Mom Shares Drug Overdose Photo to Warn About Epidemic in United States

February 21, 2019 Updated: February 21, 2019

A Delaware mother is hoping a photo of her deceased son will raise awareness about the opioid epidemic ravaging communities and families across the United States.

Nora Sheehan said her son, Andrew Jugler, died in October after overdosing on powerful synthetic opioid fentanyl.

She shared a photo of her identifying his body in the morgue.

Fox News Health 发布于 2019年2月21日周四

“Holding my dead son in my arms, this is the picture of addiction,” she said of her son, as reported by SWNS via Fox News. “This is what happens.”

(Warning: One of the photos below depicts her son’s dead body in the morgue, and it might be disturbing to some viewers.)

After struggling with addiction since 2010, Sheehan added, her son finally succumbed to his demons. She said he first started taking OxyContin before getting high on heroin and later fentanyl.

Due to his drug problem, Jugler went to live in the woods in Maryland and served jail time for breaking and entering, she added.

Heartbreaking 😔

Metro 发布于 2019年2月21日周四

“I hope that sharing this image will impact addicts but mainly I hope the rest of us stop walking around blindly,” she was quoted by Fox as saying.

“I never thought heroin and fentanyl were as prevalent in my community as they are. It’s an epidemic. A lot of us just don’t care until it comes into our lives.”

Sheehan’s family isn’t alone in their grief. Over 70,000 people overdosed in the U.S. in 2017, said the U.S. Centers for Disease Control and Prevention (CDC).

'This is the picture of addiction… This is what happens'

Daily Mail 发布于 2019年2月21日周四

Among opioids, fentanyl was the No. 1 top killer, health officials have said.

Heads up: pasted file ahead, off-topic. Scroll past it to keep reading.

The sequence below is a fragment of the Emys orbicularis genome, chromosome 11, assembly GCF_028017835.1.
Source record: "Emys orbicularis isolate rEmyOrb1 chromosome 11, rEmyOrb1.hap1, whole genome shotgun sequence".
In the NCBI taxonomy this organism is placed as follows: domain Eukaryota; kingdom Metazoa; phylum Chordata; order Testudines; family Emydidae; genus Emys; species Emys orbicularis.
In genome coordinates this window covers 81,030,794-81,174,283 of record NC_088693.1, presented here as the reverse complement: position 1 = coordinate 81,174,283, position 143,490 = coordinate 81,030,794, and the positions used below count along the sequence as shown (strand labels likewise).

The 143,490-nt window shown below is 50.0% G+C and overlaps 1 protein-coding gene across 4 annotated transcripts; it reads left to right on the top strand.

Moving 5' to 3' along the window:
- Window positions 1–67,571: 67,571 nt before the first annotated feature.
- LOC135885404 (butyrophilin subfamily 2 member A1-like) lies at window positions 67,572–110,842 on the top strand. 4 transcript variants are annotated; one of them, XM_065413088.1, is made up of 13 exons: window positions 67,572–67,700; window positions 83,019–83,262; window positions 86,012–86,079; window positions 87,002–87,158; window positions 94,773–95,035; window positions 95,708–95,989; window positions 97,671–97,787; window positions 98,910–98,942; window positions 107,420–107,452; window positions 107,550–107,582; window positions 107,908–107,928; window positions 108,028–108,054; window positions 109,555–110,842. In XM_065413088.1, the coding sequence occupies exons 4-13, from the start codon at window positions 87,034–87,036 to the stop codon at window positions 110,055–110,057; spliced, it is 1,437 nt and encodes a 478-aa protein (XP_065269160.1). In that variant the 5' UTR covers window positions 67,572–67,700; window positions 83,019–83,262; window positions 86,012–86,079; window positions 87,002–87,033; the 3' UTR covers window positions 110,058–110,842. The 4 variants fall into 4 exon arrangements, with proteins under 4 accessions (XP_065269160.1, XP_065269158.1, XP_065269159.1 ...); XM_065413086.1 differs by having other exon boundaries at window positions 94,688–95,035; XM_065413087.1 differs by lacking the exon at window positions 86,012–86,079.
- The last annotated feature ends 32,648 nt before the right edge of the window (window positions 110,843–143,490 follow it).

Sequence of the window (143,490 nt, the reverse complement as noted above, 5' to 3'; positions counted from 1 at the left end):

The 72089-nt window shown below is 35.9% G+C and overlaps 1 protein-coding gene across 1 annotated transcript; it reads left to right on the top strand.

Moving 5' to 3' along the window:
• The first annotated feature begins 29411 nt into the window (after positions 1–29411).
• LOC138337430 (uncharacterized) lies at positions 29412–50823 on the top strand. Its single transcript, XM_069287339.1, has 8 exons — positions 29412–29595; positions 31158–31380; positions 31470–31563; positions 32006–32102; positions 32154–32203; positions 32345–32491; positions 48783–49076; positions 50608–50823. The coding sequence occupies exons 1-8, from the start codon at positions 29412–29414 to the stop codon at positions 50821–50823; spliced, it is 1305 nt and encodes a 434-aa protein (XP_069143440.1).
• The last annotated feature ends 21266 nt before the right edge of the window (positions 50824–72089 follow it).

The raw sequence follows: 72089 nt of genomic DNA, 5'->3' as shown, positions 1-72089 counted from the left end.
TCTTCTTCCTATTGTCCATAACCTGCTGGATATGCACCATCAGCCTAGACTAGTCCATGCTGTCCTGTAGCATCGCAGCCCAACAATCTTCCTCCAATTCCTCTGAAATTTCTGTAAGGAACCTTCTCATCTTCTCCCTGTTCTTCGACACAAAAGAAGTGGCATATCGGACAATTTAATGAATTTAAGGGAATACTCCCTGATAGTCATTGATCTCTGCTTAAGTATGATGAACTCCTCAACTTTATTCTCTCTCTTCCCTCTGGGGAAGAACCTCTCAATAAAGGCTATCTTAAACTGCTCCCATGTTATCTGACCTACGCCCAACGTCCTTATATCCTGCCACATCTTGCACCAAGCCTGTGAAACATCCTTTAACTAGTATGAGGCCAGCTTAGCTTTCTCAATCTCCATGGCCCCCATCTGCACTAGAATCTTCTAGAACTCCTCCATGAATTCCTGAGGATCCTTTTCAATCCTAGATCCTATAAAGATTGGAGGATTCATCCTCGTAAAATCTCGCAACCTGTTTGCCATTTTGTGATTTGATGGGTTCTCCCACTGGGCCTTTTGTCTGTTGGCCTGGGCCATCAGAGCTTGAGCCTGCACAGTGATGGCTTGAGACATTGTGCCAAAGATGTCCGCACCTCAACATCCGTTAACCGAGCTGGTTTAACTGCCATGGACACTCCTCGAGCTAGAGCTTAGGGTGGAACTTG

“I couldn’t grieve until I saw him,” Sheehan said of her son’s passing, adding that she didn’t see him for two days after he died.

“Until then I had been holding out hope,” she added. “They told me to prepare for the smell in the room, because his body had been outside for a while in the hot weather. That was the farthest thing from my mind. I wanted to hold him and hug him one last time.”

Sheehan added that she never thought her son “wanted to die.”

“But the combination of drugs he took that last time, he would have never survived,” she continued.

dea fentanyl from china
The Drug Enforcement Administration depicts the flow of illicit opioids from China into the United States in a recent report. (DEA)

She said: “For years I would lay in bed at night and worry about where he was sleeping. When he moved to the woods I asked him if I could buy him a new tent or a new sleeping bag but he refused. I begged him to come home,” The Mirror reported.

“While I was trying to drive Andrew to a detox center in September he opened the door while my car was going 60 mph as if to throw himself out,” she said. “I stopped the car and started screaming. I asked him in that moment where he wanted to be buried.”

The grieving mom organized a memorial and invited some of her son’s homeless friends. Members of the community gave out pizza and hygiene products.

Fentanyl Deaths

In August, President Donald Trump urged the Senate to pass a measure to stop synthetic opioid drugs such as fentanyl from being transported into the United States via the U.S. Postal Service system.

“It is outrageous that Poisonous Synthetic Heroin Fentanyl comes pouring into the U.S. Postal System from China,” he wrote on Aug. 20.

Fentanyl-laced sky blue pills
This photo provided by the U.S. Drug Enforcement Administration’s Phoenix Division shows a closeup of the fentanyl-laced sky blue pills known on the street as “Mexican oxy.” (Drug Enforcement Administration via AP)

The shipment of fentanyl from China to the U.S. is “almost a form of warfare,” Trump said in August.

“In China, you have some pretty big companies sending that garbage and killing our people,” Trump said at the time.

More than 71,500 Americans have died of a drug overdose in 2017, according to data released the U.S. Centers for Disease Control and Prevention.

The majority—or least 68 percent—of those deaths could be attributed to opioids such as fentanyl.

RECOMMENDED